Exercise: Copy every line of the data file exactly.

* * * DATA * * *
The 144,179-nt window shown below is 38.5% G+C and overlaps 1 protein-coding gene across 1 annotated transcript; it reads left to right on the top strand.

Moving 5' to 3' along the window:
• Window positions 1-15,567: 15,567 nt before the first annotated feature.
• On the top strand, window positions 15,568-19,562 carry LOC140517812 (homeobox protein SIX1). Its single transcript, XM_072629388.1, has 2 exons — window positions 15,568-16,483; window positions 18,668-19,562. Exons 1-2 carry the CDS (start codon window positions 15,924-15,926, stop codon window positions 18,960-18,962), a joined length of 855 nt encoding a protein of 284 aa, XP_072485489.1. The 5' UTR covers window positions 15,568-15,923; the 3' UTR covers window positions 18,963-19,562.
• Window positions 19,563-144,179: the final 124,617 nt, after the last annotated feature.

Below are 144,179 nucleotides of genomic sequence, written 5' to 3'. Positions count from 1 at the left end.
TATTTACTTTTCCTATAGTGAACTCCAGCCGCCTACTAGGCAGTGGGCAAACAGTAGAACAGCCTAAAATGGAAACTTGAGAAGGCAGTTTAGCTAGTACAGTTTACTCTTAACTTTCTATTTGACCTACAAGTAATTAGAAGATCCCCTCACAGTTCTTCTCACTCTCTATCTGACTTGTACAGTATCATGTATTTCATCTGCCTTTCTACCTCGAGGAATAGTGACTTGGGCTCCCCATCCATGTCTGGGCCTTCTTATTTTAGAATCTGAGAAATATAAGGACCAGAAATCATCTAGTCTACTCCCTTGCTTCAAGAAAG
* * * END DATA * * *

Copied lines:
The 144,179-nt window shown below is 38.5% G+C and overlaps 1 protein-coding gene across 1 annotated transcript; it reads left to right on the top strand.

Moving 5' to 3' along the window:
• Window positions 1-15,567: 15,567 nt before the first annotated feature.
• On the top strand, window positions 15,568-19,562 carry LOC140517812 (homeobox protein SIX1). Its single transcript, XM_072629388.1, has 2 exons — window positions 15,568-16,483; window positions 18,668-19,562. Exons 1-2 carry the CDS (start codon window positions 15,924-15,926, stop codon window positions 18,960-18,962), a joined length of 855 nt encoding a protein of 284 aa, XP_072485489.1. The 5' UTR covers window positions 15,568-15,923; the 3' UTR covers window positions 18,963-19,562.
• Window positions 19,563-144,179: the final 124,617 nt, after the last annotated feature.

Below are 144,179 nucleotides of genomic sequence, written 5' to 3'. Positions count from 1 at the left end.
TATTTACTTTTCCTATAGTGAACTCCAGCCGCCTACTAGGCAGTGGGCAAACAGTAGAACAGCCTAAAATGGAAACTTGAGAAGGCAGTTTAGCTAGTACAGTTTACTCTTAACTTTCTATTTGACCTACAAGTAATTAGAAGATCCCCTCACAGTTCTTCTCACTCTCTATCTGACTTGTACAGTATCATGTATTTCATCTGCCTTTCTACCTCGAGGAATAGTGACTTGGGCTCCCCATCCATGTCTGGGCCTTCTTATTTTAGAATCTGAGAAATATAAGGACCAGAAATCATCTAGTCTACTCCCTTGCTTCAAGAAAG